Theft, Forgery, Fraud, and Other Crimes of Dishonesty

Crimes of dishonesty may not put anyone’s life at risk like violent crimes do, but they are still serious offenses that can be penalized with harsh and even life-changing penalties. At Feld Law Firm, we represent individuals whose futures and freedom are at stake.

We can fight for you if you have been charged with

  • Theft
  • Identity Theft
  • Fraudulent Practices
  • Money Laundering
  • Credit Card Fraud
  • Extortion
  • Forgery
We have handled all sorts of criminal charges, ranging in severity from simple misdemeanors to serious felonies. We understand what is at stake for you when facing possible conviction – your family, your job, your finances, and your freedom. We go above and beyond to ensure that you receive a personalized, creative, and effective defense that has been tailored to your unique case. With your needs in mind, we can craft legal strategies designed to achieve your goals.

Forgery is a serious fraudulent crime that comes with severe – potentially life-changing – penalties. It is in your best interest to keep a forgery conviction off your criminal record.

Under Iowa law, it is forgery if a person intends to defraud another person or if the person has knowledge that a person is facilitating a fraud and

  • Alters the writing of another without the other’s permission.
  • Transfers or authorizes a writing so that it looks like it is an act of another.
  • Utters/states a writing which the person knows to be forged in a manner specified above
  • Possesses a writing in which a person knows to be forged
If you have been charged with forgery, do not delay in retaining a criminal defense attorney. We have successfully represented numerous individuals accused of forgery, fraud, and other Crimes of Dishonesty.

Depending on the circumstances of the alleged incident, forgery can either be charged as a misdemeanor or as a felony.

  • Part of an issue of money, securities, postage or revenue stamps, or other instruments issued by the government.
  • Part of an issue of stock, bonds, credit-sale contracts, or claims against any property or enterprise.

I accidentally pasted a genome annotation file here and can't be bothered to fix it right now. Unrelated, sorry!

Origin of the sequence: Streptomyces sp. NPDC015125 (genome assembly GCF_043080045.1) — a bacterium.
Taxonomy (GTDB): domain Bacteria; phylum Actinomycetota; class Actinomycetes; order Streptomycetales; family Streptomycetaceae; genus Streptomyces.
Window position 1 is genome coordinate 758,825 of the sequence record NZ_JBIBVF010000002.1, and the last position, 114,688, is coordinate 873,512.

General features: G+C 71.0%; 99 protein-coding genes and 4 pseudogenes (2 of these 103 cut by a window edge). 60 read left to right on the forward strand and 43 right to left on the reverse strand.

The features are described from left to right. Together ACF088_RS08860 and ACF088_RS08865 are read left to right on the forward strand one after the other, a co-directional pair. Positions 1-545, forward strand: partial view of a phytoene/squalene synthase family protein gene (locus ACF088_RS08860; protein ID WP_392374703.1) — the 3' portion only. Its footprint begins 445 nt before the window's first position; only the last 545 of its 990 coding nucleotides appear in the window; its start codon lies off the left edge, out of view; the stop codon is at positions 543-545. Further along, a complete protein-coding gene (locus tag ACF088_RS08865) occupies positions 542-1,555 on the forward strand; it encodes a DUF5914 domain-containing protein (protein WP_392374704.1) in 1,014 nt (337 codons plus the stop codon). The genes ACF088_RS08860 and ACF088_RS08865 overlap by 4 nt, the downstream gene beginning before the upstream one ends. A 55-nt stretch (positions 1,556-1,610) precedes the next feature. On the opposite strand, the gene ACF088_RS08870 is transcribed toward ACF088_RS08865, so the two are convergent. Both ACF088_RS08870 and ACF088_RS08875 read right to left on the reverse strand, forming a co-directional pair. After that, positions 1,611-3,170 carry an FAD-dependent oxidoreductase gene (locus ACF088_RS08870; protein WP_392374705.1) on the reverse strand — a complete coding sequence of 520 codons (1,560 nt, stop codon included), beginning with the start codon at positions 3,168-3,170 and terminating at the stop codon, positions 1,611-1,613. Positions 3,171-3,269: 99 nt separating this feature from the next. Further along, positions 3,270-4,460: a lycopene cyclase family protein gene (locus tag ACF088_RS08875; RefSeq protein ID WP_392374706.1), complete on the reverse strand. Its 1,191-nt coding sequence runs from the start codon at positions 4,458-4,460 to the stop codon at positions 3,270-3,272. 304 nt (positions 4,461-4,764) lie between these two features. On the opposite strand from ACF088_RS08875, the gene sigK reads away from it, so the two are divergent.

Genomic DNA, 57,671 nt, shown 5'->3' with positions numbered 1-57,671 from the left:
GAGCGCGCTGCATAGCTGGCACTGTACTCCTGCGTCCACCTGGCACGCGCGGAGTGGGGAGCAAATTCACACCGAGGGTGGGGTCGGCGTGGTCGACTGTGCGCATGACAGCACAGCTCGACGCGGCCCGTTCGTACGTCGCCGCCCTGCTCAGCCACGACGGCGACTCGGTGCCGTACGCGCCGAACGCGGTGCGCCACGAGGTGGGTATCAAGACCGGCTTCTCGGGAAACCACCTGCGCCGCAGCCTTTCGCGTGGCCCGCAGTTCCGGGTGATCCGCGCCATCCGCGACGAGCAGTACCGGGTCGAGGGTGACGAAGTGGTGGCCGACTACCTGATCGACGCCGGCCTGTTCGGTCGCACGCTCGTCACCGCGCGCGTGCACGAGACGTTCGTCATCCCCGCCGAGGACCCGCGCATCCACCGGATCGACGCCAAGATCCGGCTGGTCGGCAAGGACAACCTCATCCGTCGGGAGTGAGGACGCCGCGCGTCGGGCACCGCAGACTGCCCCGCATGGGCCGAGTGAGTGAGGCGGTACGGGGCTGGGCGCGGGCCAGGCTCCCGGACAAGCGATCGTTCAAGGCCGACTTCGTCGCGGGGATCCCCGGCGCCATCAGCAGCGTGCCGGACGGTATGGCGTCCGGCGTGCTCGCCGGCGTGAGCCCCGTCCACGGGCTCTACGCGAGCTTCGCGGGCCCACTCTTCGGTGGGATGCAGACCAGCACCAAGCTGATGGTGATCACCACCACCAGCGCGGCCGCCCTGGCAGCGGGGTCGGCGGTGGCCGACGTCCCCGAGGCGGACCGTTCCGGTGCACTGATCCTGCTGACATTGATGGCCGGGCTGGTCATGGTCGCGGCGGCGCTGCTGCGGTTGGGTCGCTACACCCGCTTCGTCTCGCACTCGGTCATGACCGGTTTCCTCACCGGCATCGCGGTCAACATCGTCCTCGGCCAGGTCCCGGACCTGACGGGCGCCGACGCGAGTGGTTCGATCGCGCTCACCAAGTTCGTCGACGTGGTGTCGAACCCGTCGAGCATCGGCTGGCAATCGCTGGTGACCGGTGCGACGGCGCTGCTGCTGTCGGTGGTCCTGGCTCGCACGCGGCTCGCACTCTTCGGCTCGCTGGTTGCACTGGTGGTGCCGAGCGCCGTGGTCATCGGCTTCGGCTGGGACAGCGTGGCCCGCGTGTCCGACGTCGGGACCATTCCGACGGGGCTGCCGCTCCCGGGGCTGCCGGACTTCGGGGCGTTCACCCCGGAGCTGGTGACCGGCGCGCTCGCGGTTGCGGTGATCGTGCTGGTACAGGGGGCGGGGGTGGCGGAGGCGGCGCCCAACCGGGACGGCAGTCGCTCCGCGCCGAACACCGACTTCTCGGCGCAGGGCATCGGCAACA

• A check, draft, or other writing which ostensibly evidences an obligation of the person who has purportedly executed it or authorized its execution.
  • A document prescribed by law for entry into evidence of authorized stay or employment in the United States
Class D felony forgery is punishable by up to five years in prison and a fine of no more than $10,245 plus 15% surcharge and $100 court costs Forgery is an aggravated misdemeanor if the writing is or purports to be a will, deed, contract, release, commercial instrument, or any other writing. This crime is punishable by up to two years and a $8,540 fine plus a 15% surcharge and $100 court costs. You will also be responsible for paying back all restitution there may be in the case.

There are usually two key issues in forgery cases

  • Whether the person was authorized to sign the alleged victim’s name to the document
  • Whether the person actually signed the alleged victim’s name to the document
These are usually the matters that come before a jury in forgery cases. If you are charged with forgery, it is likely that the prosecutor has a large amount of evidence against you. Whether forging a signature or copying documents was involved, this is a crime of dishonesty and can heavily impact your ability to obtain or retain a job. If convicted in a forgery case, you will be required to pay back all restitution and a big fine. Importantly, this type of charge will generally stay on your record for the rest of your life, unless things are done correctly from the beginning. It is essential you obtain defense attorney to poke holes in the prosecutor’s case and give you the best chance at obtaining a not-guilty verdict or having your charge amended or dismissed. Depending on your criminal background, we can usually argue for a deferred judgment. If we successfully argue for it, the charge can be expunged from your record if you successfully complete probation. This means you can legally say or put on job applications that you were never convicted of the crime.